• Greg, in the interest of telling that full story, isn’t it relevant that Wales banned you from Wikipedia after you launched a commercial business to write Wikipedia entries for a fee?

        You see, a thread like this can go on and on. My purpose was to feature CiviliNation and suggest that it has promise to help us civilize the Internet. You used the post to launch into an attack on Jimmy Wales. I realized that maybe I should check on whether you have a vested interest, given your unusual attentiveness to Wales and his projects.

        Maybe CiviliNation isn’t your cuppa tea, and maybe Wales isn’t your kind of entrepreneur. Fair enough. But the practice of people hunting down blog posts and articles that mention Wales, in part for the purpose of criticizing writers who don’t share your obsession with taking the guy down a notch or two, highlights why we need voices for a more civil Internet.

  3. CiviliNation.org is practically moribund, and never really amounted to anything in the first place. It’s nothing more than a blog, and a resume-padding device for Weckerle. And frankly, the last person anyone should turn to for help in dealing with the online civility “crisis” is Jimmy Wales, or anyone else connected with Wikipedia.

    Let’s face the facts here, too. The problem of online incivility can only be “solved” via censorship. Personally, I believe it’s possible to have a reasonable amount of censorship and still have a productive, even free-spirited discussion. But I seem to be in the minority – most people seem to take an all-or-nothing approach to censorship that often approaches irrationality. That’s fine too, but let’s not kid ourselves (as Weckerle is obviously doing) that the main issue is “civility.” The issue is whether or not one’s behavior online is more important than whether or not one has a valid point.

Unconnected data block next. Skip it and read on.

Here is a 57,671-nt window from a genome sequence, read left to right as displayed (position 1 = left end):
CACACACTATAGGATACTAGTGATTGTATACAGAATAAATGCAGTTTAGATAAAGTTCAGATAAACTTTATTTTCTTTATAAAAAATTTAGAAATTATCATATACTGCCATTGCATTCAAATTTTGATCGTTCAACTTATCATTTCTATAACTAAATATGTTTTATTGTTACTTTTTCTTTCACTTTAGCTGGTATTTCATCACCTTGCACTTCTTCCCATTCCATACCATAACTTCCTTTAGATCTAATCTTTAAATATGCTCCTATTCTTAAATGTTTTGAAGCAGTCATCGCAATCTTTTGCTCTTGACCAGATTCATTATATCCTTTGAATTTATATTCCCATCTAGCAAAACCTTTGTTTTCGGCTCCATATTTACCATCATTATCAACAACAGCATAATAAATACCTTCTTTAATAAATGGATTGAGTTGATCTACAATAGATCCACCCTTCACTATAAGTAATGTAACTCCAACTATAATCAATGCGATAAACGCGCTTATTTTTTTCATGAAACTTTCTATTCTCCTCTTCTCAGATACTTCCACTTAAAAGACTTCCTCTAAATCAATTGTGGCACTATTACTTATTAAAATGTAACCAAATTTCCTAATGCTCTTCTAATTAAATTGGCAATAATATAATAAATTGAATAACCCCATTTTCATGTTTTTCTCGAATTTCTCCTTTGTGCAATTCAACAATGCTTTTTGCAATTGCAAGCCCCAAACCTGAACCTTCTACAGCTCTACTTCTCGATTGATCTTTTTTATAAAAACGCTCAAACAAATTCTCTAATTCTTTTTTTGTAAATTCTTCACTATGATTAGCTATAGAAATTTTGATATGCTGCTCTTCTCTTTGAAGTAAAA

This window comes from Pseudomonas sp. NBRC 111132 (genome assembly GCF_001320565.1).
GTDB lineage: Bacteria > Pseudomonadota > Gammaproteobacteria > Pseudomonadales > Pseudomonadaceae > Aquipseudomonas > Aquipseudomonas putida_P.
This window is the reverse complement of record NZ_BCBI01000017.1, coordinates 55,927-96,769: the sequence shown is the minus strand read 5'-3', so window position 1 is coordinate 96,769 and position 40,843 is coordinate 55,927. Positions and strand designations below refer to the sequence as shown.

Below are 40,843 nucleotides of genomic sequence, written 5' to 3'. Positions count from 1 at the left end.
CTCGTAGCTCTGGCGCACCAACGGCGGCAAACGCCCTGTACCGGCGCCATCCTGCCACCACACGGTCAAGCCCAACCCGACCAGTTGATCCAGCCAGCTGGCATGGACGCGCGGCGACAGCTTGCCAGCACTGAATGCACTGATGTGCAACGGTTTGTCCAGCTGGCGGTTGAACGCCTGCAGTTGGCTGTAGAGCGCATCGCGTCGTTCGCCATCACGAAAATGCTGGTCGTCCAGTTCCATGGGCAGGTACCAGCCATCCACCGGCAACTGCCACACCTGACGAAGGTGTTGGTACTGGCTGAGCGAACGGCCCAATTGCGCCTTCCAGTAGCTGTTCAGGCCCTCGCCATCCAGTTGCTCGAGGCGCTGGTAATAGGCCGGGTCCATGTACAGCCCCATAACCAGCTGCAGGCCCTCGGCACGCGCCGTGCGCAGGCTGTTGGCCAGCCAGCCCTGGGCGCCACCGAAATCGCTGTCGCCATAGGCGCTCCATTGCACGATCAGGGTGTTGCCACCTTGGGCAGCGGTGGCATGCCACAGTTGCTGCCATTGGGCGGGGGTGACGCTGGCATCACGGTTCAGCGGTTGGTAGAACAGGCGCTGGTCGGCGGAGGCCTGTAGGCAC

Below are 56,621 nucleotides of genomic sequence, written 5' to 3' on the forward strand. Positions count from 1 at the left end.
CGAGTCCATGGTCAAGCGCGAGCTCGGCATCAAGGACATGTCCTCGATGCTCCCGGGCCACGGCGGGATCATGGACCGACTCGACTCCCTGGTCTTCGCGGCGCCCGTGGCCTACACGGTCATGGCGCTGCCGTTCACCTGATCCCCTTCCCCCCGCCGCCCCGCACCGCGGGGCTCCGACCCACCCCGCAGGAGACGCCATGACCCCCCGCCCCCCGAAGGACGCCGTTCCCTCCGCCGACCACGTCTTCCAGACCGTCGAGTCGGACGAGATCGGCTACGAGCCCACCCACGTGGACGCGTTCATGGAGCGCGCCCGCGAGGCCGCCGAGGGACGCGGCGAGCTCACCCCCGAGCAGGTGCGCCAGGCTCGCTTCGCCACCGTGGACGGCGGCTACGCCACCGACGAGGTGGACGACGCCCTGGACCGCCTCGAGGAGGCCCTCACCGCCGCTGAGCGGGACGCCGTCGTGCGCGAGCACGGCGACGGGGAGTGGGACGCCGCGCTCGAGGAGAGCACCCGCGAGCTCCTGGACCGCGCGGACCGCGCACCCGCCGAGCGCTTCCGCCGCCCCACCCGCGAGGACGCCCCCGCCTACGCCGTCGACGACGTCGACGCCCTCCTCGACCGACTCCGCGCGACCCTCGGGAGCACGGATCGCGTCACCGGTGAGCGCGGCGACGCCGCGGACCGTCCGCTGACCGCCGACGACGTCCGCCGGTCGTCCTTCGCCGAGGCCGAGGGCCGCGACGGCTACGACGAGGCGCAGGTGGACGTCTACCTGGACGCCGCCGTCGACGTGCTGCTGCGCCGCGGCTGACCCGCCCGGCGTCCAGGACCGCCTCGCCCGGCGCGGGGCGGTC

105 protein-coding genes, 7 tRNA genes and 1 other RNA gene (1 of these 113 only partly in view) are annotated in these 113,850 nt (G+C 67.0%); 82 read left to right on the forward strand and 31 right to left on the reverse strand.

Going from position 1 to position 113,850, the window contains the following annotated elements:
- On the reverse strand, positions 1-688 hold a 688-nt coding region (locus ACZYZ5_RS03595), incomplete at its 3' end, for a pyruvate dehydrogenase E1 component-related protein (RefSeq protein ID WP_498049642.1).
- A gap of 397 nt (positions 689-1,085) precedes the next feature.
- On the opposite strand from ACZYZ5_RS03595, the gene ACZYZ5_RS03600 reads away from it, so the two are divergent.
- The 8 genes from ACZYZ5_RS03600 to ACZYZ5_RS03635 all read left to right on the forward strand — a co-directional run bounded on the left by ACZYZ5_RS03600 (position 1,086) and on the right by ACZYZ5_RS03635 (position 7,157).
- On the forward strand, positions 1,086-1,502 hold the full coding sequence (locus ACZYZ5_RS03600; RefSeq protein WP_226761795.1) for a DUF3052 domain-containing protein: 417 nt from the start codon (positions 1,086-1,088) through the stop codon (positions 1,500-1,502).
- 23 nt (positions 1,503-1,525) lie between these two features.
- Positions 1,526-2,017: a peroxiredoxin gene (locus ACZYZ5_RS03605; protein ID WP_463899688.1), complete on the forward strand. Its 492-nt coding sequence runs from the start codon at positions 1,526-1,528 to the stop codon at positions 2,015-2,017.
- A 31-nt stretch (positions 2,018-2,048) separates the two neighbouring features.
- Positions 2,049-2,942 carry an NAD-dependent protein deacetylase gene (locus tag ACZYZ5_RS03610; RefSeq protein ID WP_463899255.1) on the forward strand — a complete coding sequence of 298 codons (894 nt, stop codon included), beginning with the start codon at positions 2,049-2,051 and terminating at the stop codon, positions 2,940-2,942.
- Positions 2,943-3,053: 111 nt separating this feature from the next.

4. As a former editor of Wikipedia who never had any contact with Jimmy Wales, I have to view with deep suspicion any enterprise he is significantly involved in to promote “civility” on the internet. Wikipedia has rules to ostensibly promote “civility” which are in fact used as cudgels by administrators and other “power users” to stifle dissent and opposing viewpoints. On his various “talk” pages on Wikimedia websites, Wales has personally demonstrated a similar attitude by denouncing serious questions or criticisms of his own or other admin actions as “trolling”. While it is neither true nor fair to say he invariably does this, he still does it often enough that it is hardly unusual.

    Given the regular attempts to suppress serious dissent or criticism on Wikipedia, and the toleration of foul-mouthed and bullying behavior on the part of some of its admins, one naturally wonders how Wales proposes to deal with bullying on the internet generally when his own house is in such disorder. The lack of significant activity on the CiviliNation website also fails to inspire confidence. One does not need to have personally come into conflict with Wales, or lost money in one of his ill-starred ventures, to have grave misgivings over the success of this venture.

    And before anyone asks; no, I was never blocked or banned from Wikipedia, nor was I under threat of the same when I stopped contributing there.